Dilwale Dulhania Le Jayenge (The Brave-hearted Will Take the Bride), universally known as DDLJ, opened to huge popular acclaim in India in 1995. Audiences flocked back to see it again and again. Directed by first-time filmmaker Aditya Chopra, it has since become the longest-running film in the history of Indian cinema – and changed the face of Bollywood.
DDLJ was the first contemporary Hindi film to focus on Indian residents abroad (specifically, in this case, London). It's a heady cocktail of European locations, flashy cars, gorgeous mansions – a feast for a newly liberalised nation – and the hearty, rustic traditions of Punjab. DDLJ has spawned numerous imitations and epitomises popular Indian cinema today. But, as Anupama Chopra points out, it's a paradoxical film which affirms old-fashioned values of pre-marital chastity and family authority, affirming the idea that westernisation need not affect an essential Indian identity.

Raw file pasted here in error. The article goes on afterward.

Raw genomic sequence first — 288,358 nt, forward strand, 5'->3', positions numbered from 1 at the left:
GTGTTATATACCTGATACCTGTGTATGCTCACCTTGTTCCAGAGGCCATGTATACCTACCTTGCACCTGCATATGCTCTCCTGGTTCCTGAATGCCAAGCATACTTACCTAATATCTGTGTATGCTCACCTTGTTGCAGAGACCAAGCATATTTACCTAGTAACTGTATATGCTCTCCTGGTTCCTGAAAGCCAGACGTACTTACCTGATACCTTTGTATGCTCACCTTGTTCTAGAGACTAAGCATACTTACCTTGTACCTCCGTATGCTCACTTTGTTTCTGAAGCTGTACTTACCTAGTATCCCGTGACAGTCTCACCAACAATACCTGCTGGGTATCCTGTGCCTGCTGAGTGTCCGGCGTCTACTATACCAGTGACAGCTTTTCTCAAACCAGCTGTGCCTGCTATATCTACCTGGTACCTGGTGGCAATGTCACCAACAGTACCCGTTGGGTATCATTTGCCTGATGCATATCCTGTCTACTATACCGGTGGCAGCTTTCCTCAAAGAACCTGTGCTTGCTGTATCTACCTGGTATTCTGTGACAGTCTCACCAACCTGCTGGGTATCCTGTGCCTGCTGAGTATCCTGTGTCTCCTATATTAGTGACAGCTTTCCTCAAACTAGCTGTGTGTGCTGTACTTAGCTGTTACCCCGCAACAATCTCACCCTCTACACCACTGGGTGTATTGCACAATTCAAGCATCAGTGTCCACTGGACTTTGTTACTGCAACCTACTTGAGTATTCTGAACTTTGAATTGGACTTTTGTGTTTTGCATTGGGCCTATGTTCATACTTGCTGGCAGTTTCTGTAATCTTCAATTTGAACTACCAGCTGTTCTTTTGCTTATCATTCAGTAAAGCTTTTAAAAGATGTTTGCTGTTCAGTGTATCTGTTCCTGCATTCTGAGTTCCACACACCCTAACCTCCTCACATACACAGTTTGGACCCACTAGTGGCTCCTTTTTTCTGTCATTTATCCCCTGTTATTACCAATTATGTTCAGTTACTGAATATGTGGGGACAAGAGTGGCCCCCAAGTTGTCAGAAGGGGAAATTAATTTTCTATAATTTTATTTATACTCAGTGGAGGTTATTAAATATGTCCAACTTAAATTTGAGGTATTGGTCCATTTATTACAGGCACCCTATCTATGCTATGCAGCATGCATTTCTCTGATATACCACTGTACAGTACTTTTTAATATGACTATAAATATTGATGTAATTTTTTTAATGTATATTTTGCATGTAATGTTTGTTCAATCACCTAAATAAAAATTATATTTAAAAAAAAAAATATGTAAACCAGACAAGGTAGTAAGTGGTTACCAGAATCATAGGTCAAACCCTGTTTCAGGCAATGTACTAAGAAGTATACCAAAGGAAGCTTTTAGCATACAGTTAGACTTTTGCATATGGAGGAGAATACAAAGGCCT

DDLJ is a far cry from the work of an older generation of filmmakers who spoke often against the oppressions of tradition and sometime proposed radical solutions. Whereas the lovers of a bygone generation might attempt to flee from their interfering families, DDLJ's lovers want and must have the approval of their elders. Having conducted in-depth interviews with the filmmakers, Chopra gives the definitive account of a Bollywood phenomenon.
|Subtitle||The definitive account of a Bollywood phenomenon, which became the longest-running film in the history of Indian cinema.|
|Original publication date||09/01/2003|